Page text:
Updated November 2, 2020 - 4:48 pm
MGM Growth Properties executives were questioned on a possible leaseback deal with Las Vegas Sands Corp. on Monday.
Sands confirmed last week that it was in “early discussions” to sell its Las Vegas assets. Company spokesman Ron Reese declined to comment Monday on whether the company is considering a leaseback deal or in discussions with MGM Growth, a real estate investment trust affiliated with MGM Resorts International.
CEO James Stewart said the REIT, which acts as landlord to a number of casinos, is looking to expand its portfolio, especially with larger, U.S.-based gaming properties that “move the needle.”
“Fifty percent of our portfolio exists on the Las Vegas Strip,” Stewart said. “We think a deal could get done on the Strip.”
He declined to comment on whether MGM Growth was having conversations with Sands during a Monday third quarter earnings call.
MGP looking to expand
Even though Las Vegas’ convention industry has bottomed out amid the pandemic, Stewart said the city is still better positioned than many others in the long run, and MGM Growth remains interested in expanding in Las Vegas.
“I think that the city, particularly those (Strip) properties, are going to be set up for some very significant growth once we get to the other side of COVID,” he said. “We would definitely be interested (in a Strip asset).”
Stewart said any deals would likely need to include a tenant that could continue rent payments through the uncertain economic times, along with assets that are comparable to the other high-value properties in MGM Growth’s portfolio.
MGM Growth’s Las Vegas properties includes Mandalay Bay, The Mirage, Park MGM, New York-New York, Luxor and Excalibur.
The company’s sole tenant is MGM Resorts, which owns a nearly 57 percent stake in MGM Growth, but Josh Swissman, founding partner of Las Vegas gaming and hospitality consulting firm The Strategy Organization, believes a deal with Sands would make sense for the REIT.
Partnering with a casino operator outside of MGM Resorts would help MGM Growth diversify its management portfolio, he said, and the deal could pay off well in the long-term, once Las Vegas’ convention industry rebounds.
“The majority of the Las Vegas Sands Corporation’s Vegas revenue stream is coming from the group and convention business, and that’s going to be the last piece of the Vegas puzzle to return,” Swissman said. “(But) in the long run, which is what REITs are all about … (The Venetian, Palazzo and Sands Expo Center) are great long-term investments for MGM Growth and other potential REITs.”
Brendan Bussmann, director of government affairs for Las Vegas-based Global Market Advisors, agreed, saying he’d “still put money on Vegas in the long term.”
With 1.2 million square feet of exhibit and meeting space and roughly 7,100 rooms, he said Sands’ Strip assets are “hard to pass up on.”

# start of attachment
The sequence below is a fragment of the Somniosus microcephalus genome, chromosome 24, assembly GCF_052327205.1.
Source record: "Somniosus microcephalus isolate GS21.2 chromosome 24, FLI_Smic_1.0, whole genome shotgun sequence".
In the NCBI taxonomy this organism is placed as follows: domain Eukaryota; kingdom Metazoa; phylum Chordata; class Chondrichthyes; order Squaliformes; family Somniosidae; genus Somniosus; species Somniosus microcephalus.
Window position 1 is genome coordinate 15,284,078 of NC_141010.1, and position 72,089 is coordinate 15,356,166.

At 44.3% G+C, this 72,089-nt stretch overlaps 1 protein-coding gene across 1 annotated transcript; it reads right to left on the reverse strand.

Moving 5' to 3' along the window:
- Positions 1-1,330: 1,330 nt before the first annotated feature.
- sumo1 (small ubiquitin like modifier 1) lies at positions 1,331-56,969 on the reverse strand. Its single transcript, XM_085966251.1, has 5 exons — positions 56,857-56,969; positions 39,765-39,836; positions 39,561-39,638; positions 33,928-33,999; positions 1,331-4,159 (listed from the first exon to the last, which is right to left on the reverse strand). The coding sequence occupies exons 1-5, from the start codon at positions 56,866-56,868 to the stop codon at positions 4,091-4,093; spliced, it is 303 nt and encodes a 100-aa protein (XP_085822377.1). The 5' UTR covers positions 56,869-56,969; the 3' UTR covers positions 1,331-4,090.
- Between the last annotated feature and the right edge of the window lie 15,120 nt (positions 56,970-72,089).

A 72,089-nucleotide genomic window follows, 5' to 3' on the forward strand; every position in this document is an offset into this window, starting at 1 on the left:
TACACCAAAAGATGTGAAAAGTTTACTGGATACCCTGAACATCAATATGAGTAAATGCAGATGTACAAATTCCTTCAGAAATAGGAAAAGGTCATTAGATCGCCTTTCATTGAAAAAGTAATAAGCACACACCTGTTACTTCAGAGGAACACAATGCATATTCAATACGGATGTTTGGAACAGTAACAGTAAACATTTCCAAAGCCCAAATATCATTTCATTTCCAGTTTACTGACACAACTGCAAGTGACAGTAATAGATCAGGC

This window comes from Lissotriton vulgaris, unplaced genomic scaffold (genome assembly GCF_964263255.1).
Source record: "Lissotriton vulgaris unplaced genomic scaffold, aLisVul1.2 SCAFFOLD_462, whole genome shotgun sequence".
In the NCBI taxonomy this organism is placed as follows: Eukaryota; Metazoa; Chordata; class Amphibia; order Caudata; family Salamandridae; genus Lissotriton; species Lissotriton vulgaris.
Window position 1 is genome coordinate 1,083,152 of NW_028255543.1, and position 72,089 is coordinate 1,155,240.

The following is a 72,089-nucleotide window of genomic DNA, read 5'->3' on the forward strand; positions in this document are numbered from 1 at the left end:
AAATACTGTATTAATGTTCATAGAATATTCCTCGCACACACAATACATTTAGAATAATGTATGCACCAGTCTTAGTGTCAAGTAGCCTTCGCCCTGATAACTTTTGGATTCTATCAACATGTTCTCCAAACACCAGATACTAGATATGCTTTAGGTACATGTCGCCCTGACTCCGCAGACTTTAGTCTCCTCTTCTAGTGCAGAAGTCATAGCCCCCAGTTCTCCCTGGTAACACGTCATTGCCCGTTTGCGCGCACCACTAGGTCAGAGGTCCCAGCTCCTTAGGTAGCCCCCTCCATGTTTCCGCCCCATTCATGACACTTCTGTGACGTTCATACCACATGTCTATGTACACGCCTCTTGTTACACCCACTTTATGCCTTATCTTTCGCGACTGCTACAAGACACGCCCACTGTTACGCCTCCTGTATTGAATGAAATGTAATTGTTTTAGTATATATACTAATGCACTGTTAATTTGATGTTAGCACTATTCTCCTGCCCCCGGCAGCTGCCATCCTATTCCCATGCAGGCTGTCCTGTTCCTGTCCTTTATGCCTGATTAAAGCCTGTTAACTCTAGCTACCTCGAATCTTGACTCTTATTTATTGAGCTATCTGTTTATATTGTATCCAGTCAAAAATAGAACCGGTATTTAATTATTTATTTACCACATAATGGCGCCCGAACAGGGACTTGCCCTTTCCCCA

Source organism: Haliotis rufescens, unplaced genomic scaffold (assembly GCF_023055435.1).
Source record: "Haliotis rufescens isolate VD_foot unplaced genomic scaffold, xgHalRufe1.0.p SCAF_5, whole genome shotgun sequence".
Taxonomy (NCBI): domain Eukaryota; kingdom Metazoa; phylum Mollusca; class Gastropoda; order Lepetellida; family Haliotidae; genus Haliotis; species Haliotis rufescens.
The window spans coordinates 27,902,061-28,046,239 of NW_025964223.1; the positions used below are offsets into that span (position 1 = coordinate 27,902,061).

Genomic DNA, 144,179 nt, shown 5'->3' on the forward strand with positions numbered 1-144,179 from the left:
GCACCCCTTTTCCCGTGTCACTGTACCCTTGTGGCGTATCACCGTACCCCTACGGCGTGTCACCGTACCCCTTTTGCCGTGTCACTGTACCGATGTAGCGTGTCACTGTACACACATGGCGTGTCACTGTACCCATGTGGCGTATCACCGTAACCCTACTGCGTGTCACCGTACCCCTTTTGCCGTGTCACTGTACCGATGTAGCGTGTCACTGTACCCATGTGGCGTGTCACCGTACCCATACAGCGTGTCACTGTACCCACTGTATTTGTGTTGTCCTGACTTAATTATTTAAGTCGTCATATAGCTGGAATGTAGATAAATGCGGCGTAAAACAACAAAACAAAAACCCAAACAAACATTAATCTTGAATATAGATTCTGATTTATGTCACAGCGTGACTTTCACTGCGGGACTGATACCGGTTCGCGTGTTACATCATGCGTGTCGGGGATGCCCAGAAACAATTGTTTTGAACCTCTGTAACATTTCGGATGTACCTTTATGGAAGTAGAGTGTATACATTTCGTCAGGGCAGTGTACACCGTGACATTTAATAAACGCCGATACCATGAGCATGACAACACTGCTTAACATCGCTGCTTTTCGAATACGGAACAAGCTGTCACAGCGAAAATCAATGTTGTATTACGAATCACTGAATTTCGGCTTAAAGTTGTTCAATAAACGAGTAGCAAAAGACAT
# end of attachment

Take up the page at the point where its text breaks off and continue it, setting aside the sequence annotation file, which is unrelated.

Bussmann expects other REITs will face similar lines of questioning concerning any discussions with Sands.
“I think there’s lots of options on the table for Las Vegas Sands,” he said. “Whether that’s an existing gaming company, another conglomerate or a REIT, I think all options are on the table.”
Union Gaming analyst John DeCree wasn’t sold on the idea of MGM Growth forming a deal with Sands, saying other properties are more viable.
“I think MGM Growth was simply suggesting they would be willing to consider purchasing Las Vegas real estate, even in this climate, if the deal fit within their criteria,” DeCree said.
Incentives for Sands
Selling off the real estate under a property would be out-of-character for Sands, but Swissman didn’t discredit the idea.
“If there’s one thing we learn in the last 7 or 8 months, it’s that all bets are off the table in terms of ways to make your business sustainable in the future,” he said. “As any smart business owners and operators do, you evaluate all sorts of ideas like this one to generate additional income for the company.”
Reevaluating sale-leaseback deals with REITs seems to be a trend among casino operators amid the pandemic, according to MGM Growth Chief Financial Officer Andy Chien.
“The conversations … have certainly increased in number,” Chien said during Monday’s call. “(The pandemic has) really raised our profile as a truly viable and interesting new way to finance some of those companies that had not looked at it previously.”
Stewart added that he expects the entire gaming industry will eventually move toward an owner-operator lease structure.
“Other industries that have faced similar pressures have ultimately found that’s the most efficient structure for them, and I think this one will too,” he said. “There’s just too much money left on the table by not utilizing (these deals).”
Bussmann said there’s “probably a handful of people” who would be able to make a Sands deal work from a monetary standpoint, but fewer who can manage operations. A REIT deal could leave Sands at the helm of its flagship properties, or it could provide an opportunity to transfer operations to a separate company.
“It’ll take a special group to make sure it continues to run the way it does and understand the meeting and convention business,” Bussmann said.
MGM Growth reported a net income of $97.4 million for the quarter. Shares closed up 2.6 percent Monday at $27.13 on the New York Stock Exchange.
The Review-Journal is owned by the family of Las Vegas Sands Corp. Chairman and CEO Sheldon Adelson.
MGM Growth Properties LLC
Third-quarter revenue and earnings for Las Vegas-based MGM Growth Properties, the real estate investment trust affiliated with MGM Resorts International, and owner of the real estate beneath mixed-use Las Vegas resorts and market-leading metropolitan assets. (NYSE: MGP)
2020: $194.3 million
2019: $226 million
Net income (loss)
2020: $97.4 million
2019: $68.6 million
Earnings per share